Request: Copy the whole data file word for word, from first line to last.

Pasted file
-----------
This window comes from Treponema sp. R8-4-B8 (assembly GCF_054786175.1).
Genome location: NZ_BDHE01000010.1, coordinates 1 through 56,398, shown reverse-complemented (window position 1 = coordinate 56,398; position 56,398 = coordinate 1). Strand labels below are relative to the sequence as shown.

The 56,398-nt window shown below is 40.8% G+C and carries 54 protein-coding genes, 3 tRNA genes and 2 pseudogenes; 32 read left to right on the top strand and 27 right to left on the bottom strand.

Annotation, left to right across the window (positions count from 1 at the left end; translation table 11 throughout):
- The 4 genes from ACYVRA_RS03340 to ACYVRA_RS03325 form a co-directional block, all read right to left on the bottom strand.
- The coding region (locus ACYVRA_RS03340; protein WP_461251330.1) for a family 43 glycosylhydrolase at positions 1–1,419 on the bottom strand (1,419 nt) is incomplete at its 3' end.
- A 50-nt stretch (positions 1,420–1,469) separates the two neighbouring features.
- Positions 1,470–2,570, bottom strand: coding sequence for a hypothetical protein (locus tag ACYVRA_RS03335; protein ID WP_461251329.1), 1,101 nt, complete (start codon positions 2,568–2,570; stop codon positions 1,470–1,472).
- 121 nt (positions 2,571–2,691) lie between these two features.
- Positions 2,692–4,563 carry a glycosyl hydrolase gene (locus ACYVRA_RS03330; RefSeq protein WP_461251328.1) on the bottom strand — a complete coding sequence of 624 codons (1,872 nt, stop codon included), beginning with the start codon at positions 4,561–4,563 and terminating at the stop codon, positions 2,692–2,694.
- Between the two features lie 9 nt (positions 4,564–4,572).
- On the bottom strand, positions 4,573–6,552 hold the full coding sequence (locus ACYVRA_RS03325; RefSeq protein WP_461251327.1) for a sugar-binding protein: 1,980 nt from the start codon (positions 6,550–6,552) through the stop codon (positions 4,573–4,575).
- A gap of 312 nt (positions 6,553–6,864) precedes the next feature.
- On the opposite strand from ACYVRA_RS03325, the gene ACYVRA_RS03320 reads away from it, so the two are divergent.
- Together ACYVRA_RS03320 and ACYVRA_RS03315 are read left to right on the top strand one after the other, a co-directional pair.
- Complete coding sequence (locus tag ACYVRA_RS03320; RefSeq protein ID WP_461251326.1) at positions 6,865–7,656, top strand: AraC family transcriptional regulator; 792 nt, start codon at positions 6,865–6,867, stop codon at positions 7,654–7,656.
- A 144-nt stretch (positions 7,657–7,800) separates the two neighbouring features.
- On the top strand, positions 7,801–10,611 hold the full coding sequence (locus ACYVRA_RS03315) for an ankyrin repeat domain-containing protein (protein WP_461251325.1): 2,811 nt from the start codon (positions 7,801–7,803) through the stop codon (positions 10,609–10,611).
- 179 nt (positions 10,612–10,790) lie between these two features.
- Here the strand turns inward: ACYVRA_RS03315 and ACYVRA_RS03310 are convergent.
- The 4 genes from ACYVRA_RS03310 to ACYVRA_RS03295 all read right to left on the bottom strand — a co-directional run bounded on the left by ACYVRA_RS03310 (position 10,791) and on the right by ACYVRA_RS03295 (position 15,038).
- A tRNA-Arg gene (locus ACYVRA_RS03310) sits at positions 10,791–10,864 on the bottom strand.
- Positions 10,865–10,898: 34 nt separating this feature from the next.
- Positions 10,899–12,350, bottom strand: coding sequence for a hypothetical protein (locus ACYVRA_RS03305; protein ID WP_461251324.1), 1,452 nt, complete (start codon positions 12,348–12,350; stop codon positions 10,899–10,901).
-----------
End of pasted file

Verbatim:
This window comes from Treponema sp. R8-4-B8 (assembly GCF_054786175.1).
Genome location: NZ_BDHE01000010.1, coordinates 1 through 56,398, shown reverse-complemented (window position 1 = coordinate 56,398; position 56,398 = coordinate 1). Strand labels below are relative to the sequence as shown.

The 56,398-nt window shown below is 40.8% G+C and carries 54 protein-coding genes, 3 tRNA genes and 2 pseudogenes; 32 read left to right on the top strand and 27 right to left on the bottom strand.

Annotation, left to right across the window (positions count from 1 at the left end; translation table 11 throughout):
- The 4 genes from ACYVRA_RS03340 to ACYVRA_RS03325 form a co-directional block, all read right to left on the bottom strand.
- The coding region (locus ACYVRA_RS03340; protein WP_461251330.1) for a family 43 glycosylhydrolase at positions 1–1,419 on the bottom strand (1,419 nt) is incomplete at its 3' end.
- A 50-nt stretch (positions 1,420–1,469) separates the two neighbouring features.
- Positions 1,470–2,570, bottom strand: coding sequence for a hypothetical protein (locus tag ACYVRA_RS03335; protein ID WP_461251329.1), 1,101 nt, complete (start codon positions 2,568–2,570; stop codon positions 1,470–1,472).
- 121 nt (positions 2,571–2,691) lie between these two features.
- Positions 2,692–4,563 carry a glycosyl hydrolase gene (locus ACYVRA_RS03330; RefSeq protein WP_461251328.1) on the bottom strand — a complete coding sequence of 624 codons (1,872 nt, stop codon included), beginning with the start codon at positions 4,561–4,563 and terminating at the stop codon, positions 2,692–2,694.
- Between the two features lie 9 nt (positions 4,564–4,572).
- On the bottom strand, positions 4,573–6,552 hold the full coding sequence (locus ACYVRA_RS03325; RefSeq protein WP_461251327.1) for a sugar-binding protein: 1,980 nt from the start codon (positions 6,550–6,552) through the stop codon (positions 4,573–4,575).
- A gap of 312 nt (positions 6,553–6,864) precedes the next feature.
- On the opposite strand from ACYVRA_RS03325, the gene ACYVRA_RS03320 reads away from it, so the two are divergent.
- Together ACYVRA_RS03320 and ACYVRA_RS03315 are read left to right on the top strand one after the other, a co-directional pair.
- Complete coding sequence (locus tag ACYVRA_RS03320; RefSeq protein ID WP_461251326.1) at positions 6,865–7,656, top strand: AraC family transcriptional regulator; 792 nt, start codon at positions 6,865–6,867, stop codon at positions 7,654–7,656.
- A 144-nt stretch (positions 7,657–7,800) separates the two neighbouring features.
- On the top strand, positions 7,801–10,611 hold the full coding sequence (locus ACYVRA_RS03315) for an ankyrin repeat domain-containing protein (protein WP_461251325.1): 2,811 nt from the start codon (positions 7,801–7,803) through the stop codon (positions 10,609–10,611).
- 179 nt (positions 10,612–10,790) lie between these two features.
- Here the strand turns inward: ACYVRA_RS03315 and ACYVRA_RS03310 are convergent.
- The 4 genes from ACYVRA_RS03310 to ACYVRA_RS03295 all read right to left on the bottom strand — a co-directional run bounded on the left by ACYVRA_RS03310 (position 10,791) and on the right by ACYVRA_RS03295 (position 15,038).
- A tRNA-Arg gene (locus ACYVRA_RS03310) sits at positions 10,791–10,864 on the bottom strand.
- Positions 10,865–10,898: 34 nt separating this feature from the next.
- Positions 10,899–12,350, bottom strand: coding sequence for a hypothetical protein (locus ACYVRA_RS03305; protein ID WP_461251324.1), 1,452 nt, complete (start codon positions 12,348–12,350; stop codon positions 10,899–10,901).